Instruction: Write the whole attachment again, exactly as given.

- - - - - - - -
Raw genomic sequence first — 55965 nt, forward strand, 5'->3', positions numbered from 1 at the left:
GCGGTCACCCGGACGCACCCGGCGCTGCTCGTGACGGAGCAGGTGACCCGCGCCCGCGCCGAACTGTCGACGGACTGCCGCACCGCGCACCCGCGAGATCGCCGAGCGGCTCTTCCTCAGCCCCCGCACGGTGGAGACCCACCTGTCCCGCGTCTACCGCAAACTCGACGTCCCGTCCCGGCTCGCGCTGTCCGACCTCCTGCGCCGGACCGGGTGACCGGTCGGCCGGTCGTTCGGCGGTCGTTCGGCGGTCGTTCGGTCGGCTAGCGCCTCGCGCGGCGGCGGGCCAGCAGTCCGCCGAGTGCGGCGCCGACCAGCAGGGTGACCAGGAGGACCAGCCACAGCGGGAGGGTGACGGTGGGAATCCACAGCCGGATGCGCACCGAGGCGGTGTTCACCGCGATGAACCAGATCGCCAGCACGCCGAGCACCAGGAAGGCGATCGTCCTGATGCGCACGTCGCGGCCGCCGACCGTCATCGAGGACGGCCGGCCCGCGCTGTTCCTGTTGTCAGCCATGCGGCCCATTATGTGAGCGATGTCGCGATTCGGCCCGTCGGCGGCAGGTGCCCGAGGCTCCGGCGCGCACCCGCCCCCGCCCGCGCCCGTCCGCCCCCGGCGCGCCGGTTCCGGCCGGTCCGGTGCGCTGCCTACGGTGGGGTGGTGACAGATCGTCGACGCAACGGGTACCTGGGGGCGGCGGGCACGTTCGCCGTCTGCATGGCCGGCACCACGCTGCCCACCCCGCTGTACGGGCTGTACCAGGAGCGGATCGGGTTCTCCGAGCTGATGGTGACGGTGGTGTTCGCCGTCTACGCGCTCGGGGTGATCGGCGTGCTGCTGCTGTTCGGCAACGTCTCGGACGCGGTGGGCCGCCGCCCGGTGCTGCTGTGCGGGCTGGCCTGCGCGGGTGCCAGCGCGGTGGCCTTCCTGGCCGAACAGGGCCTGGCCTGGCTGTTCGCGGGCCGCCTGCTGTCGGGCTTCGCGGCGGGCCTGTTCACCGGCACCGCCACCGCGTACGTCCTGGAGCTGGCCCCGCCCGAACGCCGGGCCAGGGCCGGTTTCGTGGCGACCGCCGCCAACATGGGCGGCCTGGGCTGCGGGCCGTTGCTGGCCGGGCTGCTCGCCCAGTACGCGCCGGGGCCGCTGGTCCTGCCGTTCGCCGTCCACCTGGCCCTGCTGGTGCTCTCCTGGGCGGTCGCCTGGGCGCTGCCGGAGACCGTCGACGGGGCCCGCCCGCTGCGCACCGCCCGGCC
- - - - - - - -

Raw genomic sequence first — 55965 nt, forward strand, 5'->3', positions numbered from 1 at the left:
GCGGTCACCCGGACGCACCCGGCGCTGCTCGTGACGGAGCAGGTGACCCGCGCCCGCGCCGAACTGTCGACGGACTGCCGCACCGCGCACCCGCGAGATCGCCGAGCGGCTCTTCCTCAGCCCCCGCACGGTGGAGACCCACCTGTCCCGCGTCTACCGCAAACTCGACGTCCCGTCCCGGCTCGCGCTGTCCGACCTCCTGCGCCGGACCGGGTGACCGGTCGGCCGGTCGTTCGGCGGTCGTTCGGCGGTCGTTCGGTCGGCTAGCGCCTCGCGCGGCGGCGGGCCAGCAGTCCGCCGAGTGCGGCGCCGACCAGCAGGGTGACCAGGAGGACCAGCCACAGCGGGAGGGTGACGGTGGGAATCCACAGCCGGATGCGCACCGAGGCGGTGTTCACCGCGATGAACCAGATCGCCAGCACGCCGAGCACCAGGAAGGCGATCGTCCTGATGCGCACGTCGCGGCCGCCGACCGTCATCGAGGACGGCCGGCCCGCGCTGTTCCTGTTGTCAGCCATGCGGCCCATTATGTGAGCGATGTCGCGATTCGGCCCGTCGGCGGCAGGTGCCCGAGGCTCCGGCGCGCACCCGCCCCCGCCCGCGCCCGTCCGCCCCCGGCGCGCCGGTTCCGGCCGGTCCGGTGCGCTGCCTACGGTGGGGTGGTGACAGATCGTCGACGCAACGGGTACCTGGGGGCGGCGGGCACGTTCGCCGTCTGCATGGCCGGCACCACGCTGCCCACCCCGCTGTACGGGCTGTACCAGGAGCGGATCGGGTTCTCCGAGCTGATGGTGACGGTGGTGTTCGCCGTCTACGCGCTCGGGGTGATCGGCGTGCTGCTGCTGTTCGGCAACGTCTCGGACGCGGTGGGCCGCCGCCCGGTGCTGCTGTGCGGGCTGGCCTGCGCGGGTGCCAGCGCGGTGGCCTTCCTGGCCGAACAGGGCCTGGCCTGGCTGTTCGCGGGCCGCCTGCTGTCGGGCTTCGCGGCGGGCCTGTTCACCGGCACCGCCACCGCGTACGTCCTGGAGCTGGCCCCGCCCGAACGCCGGGCCAGGGCCGGTTTCGTGGCGACCGCCGCCAACATGGGCGGCCTGGGCTGCGGGCCGTTGCTGGCCGGGCTGCTCGCCCAGTACGCGCCGGGGCCGCTGGTCCTGCCGTTCGCCGTCCACCTGGCCCTGCTGGTGCTCTCCTGGGCGGTCGCCTGGGCGCTGCCGGAGACCGTCGACGGGGCCCGCCCGCTGCGCACCGCCCGGCC